What Might Have Been: The Social Psychology of Counterfactual Thinking

By Neal J. Roese; James M. Olson | Go to book overview

4
Comparison Processes in Counterfactual Thought

David Dunning Cornell University

Scott F. Madey University of Toledo

Reactions to events often not only require knowledge of what happened but also require a sense of what failed to happen. Consider Terry Malloy, the down-and-out former boxer in Elia Kazan's classic movie, On the Waterfront. For him, his life is not defined by the history he has experienced but rather by the history he was asked to forego. He is consumed by thoughts that he "could've been a contender ... could've been somebody," had he not followed his brother's advice and "taken a dive" in the most important bout of his life. Or consider the two sisters in Herbert Ross's 1977 film, The Turning Point. One has forsaken a career in ballet to raise a family. The other chose the career and never married. The thoughts and emotions that each sibling has about her life are not so much driven by the experiences she has accumulated or the circumstances she finds herself in. Rather, they are driven by some sense of what the the life of her sister must be like, a life that reminds her of what has failed to happen in her own existence.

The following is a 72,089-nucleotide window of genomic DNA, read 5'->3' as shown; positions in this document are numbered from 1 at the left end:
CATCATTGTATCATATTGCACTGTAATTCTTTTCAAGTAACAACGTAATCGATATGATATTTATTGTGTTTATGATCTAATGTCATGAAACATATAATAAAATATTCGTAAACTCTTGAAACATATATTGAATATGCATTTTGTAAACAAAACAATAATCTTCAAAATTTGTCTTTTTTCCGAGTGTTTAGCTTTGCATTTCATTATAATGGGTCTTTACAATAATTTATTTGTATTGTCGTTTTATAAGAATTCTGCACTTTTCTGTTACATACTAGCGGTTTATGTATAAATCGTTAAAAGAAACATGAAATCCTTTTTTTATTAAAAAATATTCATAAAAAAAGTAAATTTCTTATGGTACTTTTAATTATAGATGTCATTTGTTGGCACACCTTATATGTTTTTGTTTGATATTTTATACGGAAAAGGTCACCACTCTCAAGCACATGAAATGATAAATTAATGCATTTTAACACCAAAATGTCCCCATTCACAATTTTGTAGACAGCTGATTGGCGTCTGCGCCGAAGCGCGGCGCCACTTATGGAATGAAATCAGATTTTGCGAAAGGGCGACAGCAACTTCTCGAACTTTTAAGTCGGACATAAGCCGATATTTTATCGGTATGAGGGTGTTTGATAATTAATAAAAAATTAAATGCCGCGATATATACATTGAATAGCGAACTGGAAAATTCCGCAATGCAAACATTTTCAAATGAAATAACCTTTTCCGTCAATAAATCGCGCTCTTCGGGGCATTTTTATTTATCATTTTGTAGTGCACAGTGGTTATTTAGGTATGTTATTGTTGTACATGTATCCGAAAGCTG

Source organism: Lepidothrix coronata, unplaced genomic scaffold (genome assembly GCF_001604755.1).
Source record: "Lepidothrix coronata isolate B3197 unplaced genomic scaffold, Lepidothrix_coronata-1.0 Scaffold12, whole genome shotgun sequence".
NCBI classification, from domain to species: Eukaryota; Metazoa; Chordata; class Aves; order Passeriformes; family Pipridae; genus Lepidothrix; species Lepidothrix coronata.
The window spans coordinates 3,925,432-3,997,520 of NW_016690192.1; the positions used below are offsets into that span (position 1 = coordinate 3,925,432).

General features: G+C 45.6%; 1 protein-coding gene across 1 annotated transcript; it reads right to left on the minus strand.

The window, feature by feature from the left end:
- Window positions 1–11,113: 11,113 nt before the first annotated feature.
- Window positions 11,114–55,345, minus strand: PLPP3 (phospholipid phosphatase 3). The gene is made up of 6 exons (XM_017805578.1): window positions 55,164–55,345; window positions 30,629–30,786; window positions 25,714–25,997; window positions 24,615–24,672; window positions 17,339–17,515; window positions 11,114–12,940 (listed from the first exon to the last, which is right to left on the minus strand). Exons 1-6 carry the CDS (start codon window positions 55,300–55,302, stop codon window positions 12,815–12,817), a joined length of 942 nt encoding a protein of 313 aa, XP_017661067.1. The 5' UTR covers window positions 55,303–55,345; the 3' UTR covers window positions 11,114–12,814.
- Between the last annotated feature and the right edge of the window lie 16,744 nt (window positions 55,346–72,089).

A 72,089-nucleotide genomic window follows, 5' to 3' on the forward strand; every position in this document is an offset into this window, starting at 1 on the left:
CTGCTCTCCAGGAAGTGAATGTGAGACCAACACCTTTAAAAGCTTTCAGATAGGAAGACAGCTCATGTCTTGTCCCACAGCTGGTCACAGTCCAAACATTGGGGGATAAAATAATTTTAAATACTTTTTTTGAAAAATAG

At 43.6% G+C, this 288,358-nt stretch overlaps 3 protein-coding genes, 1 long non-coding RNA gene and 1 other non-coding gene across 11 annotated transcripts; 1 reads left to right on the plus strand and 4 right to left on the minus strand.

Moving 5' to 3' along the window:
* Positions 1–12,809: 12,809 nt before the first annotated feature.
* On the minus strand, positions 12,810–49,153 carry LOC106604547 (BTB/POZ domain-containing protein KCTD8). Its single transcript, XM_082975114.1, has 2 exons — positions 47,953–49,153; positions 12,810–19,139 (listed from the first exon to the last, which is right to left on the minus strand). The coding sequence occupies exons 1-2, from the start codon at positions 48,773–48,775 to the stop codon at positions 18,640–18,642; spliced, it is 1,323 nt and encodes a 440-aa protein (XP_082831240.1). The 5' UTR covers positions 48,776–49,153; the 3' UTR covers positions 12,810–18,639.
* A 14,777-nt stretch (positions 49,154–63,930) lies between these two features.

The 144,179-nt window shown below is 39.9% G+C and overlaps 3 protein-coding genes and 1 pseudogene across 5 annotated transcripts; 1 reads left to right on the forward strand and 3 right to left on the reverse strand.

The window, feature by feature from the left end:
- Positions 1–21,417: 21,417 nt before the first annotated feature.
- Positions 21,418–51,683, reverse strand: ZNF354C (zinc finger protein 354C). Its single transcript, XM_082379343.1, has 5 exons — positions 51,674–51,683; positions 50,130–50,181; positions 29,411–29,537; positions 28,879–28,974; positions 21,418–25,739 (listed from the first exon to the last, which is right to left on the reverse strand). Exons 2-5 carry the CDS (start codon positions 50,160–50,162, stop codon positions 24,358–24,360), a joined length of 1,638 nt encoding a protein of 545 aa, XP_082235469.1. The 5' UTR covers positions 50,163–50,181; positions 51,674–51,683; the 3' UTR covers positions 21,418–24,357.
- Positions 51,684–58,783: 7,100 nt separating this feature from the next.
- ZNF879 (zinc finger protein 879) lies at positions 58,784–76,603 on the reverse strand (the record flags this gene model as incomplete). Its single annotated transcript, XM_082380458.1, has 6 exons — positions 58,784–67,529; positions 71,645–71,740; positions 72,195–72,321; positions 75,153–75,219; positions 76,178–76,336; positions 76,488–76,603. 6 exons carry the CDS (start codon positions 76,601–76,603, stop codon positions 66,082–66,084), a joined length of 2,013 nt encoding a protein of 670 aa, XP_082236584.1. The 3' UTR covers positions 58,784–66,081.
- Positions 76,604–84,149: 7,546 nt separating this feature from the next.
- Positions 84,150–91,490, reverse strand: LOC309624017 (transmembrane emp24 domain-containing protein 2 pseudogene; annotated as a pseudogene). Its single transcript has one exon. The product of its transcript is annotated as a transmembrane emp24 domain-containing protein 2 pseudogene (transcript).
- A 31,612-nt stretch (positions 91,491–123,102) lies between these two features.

Researchers in counterfactual thinking have begun to investigate how people construct these "what failed to happens" or the "what might have beens" that give meaning to the events they experience ( Kahneman & Miller, 1986; Miller, Turnbull, & McFarland, 1990; Wells, Taylor, & Turtle, 1987). For example, a growing body of research has focused on when people will spontaneously or automatically consider hypothetical alternatives without prompting ( Kahneman & Miller, 1986). Another line of work has concentrated on which counterfactual world people will choose

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